Don't you realize that they have our best interests at heart? Those kind leaders, in government and industry alike, seek naught but to guide us gently along the correct path.

      Without such friendly guidance, would the plebes understand the importance of torture, the vital necessity of constant surveillance, and the horrible danger of jury trials? These ideas are all vital and beautiful aspects of enlightened rule, yet we see at every tu
    • by real gumby (11516) on Wednesday November 15, 2006 @09:40AM (#16850980)
      ...usually it's pretty obvious that the story came from a company...
      The problem is: how do you know?
       
      Perhaps you only notice the poorly-done ones. After all, it's common to have radio DJs do spots for local businesses, which also is clearly an ad. But it's also common for DJs to work product mentions into the morning banter. The same applies to TV: how can you tell if that news segment on the local Coke plant was just a random filler or an ad placement by the bottler? What's the difference?
    • by CastrTroy (595695) on Wednesday November 15, 2006 @09:45AM (#16851038) Homepage
      Can they take this out of the magazines too? This kind of stuff really bugs me. They look like articles, and take up 4-5 pages in a magazine, but except for the word "Advertisement" appearing in small at the top of the article, they look just like articles. I can understand this happening in crappy tabloids, but I see it more often in news magazines. It's really quite terrible when companies try to hide their articles under the guise of a magazine article. It's deceiving to the public, and it makes it really annoying to try to find the real articles in a magazine.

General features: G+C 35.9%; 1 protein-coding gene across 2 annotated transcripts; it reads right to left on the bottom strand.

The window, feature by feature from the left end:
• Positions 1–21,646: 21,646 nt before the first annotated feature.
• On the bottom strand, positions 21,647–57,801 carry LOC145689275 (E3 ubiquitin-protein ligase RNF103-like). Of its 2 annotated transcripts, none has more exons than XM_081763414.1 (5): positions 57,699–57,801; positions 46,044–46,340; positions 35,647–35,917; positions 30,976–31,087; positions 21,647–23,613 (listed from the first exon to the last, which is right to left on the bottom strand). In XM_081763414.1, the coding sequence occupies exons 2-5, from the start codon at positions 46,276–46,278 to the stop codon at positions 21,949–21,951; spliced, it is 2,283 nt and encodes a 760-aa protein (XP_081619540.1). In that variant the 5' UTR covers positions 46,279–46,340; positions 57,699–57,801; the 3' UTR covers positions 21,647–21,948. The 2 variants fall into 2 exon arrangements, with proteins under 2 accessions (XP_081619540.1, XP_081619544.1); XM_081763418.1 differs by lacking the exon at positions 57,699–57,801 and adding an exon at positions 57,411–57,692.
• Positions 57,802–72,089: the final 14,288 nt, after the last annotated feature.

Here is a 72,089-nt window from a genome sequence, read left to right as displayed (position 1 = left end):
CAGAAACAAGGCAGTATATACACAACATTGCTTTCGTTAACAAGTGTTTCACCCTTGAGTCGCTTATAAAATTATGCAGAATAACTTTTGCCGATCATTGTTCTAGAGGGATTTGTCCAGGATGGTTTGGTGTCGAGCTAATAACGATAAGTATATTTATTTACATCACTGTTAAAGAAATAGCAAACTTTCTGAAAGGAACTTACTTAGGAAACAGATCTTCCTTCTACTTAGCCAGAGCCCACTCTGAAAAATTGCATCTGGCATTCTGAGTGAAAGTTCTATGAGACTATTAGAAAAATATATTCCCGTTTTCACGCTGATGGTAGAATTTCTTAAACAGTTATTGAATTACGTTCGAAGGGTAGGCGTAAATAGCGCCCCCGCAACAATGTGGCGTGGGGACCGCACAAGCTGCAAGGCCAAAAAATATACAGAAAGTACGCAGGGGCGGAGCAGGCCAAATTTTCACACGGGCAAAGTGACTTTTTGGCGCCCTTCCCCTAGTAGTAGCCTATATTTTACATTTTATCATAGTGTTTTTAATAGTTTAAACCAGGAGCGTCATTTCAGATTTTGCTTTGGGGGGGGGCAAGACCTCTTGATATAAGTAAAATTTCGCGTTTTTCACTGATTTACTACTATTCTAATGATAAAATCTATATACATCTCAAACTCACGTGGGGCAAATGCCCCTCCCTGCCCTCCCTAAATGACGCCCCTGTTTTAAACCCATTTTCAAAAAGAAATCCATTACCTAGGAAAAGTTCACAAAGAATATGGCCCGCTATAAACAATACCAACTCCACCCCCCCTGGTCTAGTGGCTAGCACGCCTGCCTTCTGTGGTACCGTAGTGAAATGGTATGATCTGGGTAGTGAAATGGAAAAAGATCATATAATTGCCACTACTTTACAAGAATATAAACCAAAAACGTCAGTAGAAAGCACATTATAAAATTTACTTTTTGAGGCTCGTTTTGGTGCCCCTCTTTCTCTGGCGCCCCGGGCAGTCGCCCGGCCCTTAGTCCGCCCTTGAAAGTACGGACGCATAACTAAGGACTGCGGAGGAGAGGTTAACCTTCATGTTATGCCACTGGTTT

• by geobeck (924637)

      I'd much rather watch corporate ads disguised as news than government propaganda disguised as news...

      Really? Who do you think has the greatest influence on the government? Some people are so fearful of the ghost of socialism that they can't see that their government has become little more than an an oligarchy controlled by the rich elite.

      The fact that you get so much of your news from News Corporation should be a strong hint of just how impartial that news is.

      • Re: (Score:3, Insightful)

        by Simon (815)
        Some people are so fearful of the ghost of socialism that they can't see that their government has become little more than an an oligarchy controlled by the rich elite. The fact that you get so much of your news from News Corporation should be a strong hint of just how impartial that news is.

        To put the whole topic of "corporate bias in the media" in a nutshell: "Beware of advice from the rich, for they do not seek company."

        --
        Simon

  • Has anyone else noticed that at every turn corporations again and again attempt to subvert the powers of the state and twist both public opinion and the law to their own benefit. In many cases, large corporations behave like small, independant countries or baronies, accountable to no one but themselves and largely immune from reprecussion. Only the state can realistically challenge their authority, and even then only with considerable effort and expense.

    The situation in many ways resembles the old medieval baronies, who quarralled and feuded amoung themselves, and methaphoricall and literally stamped on the faces of the general population. The state/king had only limited ability to exercise control and essentially each barony was a virtual state within a state. In many cases, different parts of a country could be at war with one another, or with the monarchy.

    In case anyone thinks this is a bit far fetched, consider this. What if MegaCorp(TM), drove up to your house one day and towed away your car on some flimsy legal pretense? Barons and Lords did this kind of thing all the time. What can you do? It's getting to the point that the police will not even dare to investigate large corporations with their armies of lawyers. Your ability to conclude a successful suit before you grow old and die is also ever decreasing.

    You get a lot of SciFi where in the furture, corporations rule everything. Is this really so far fetched? If they have more de facto power and influence than the nation states in which they reside, then what is to stop them, like the old barons before them, from simply all but forming states of their own? Maybe Richelieu's reforms will be rolled back, just in a different form.
    • by Anonymous Coward on Wednesday November 15, 2006 @09:10AM (#16850730)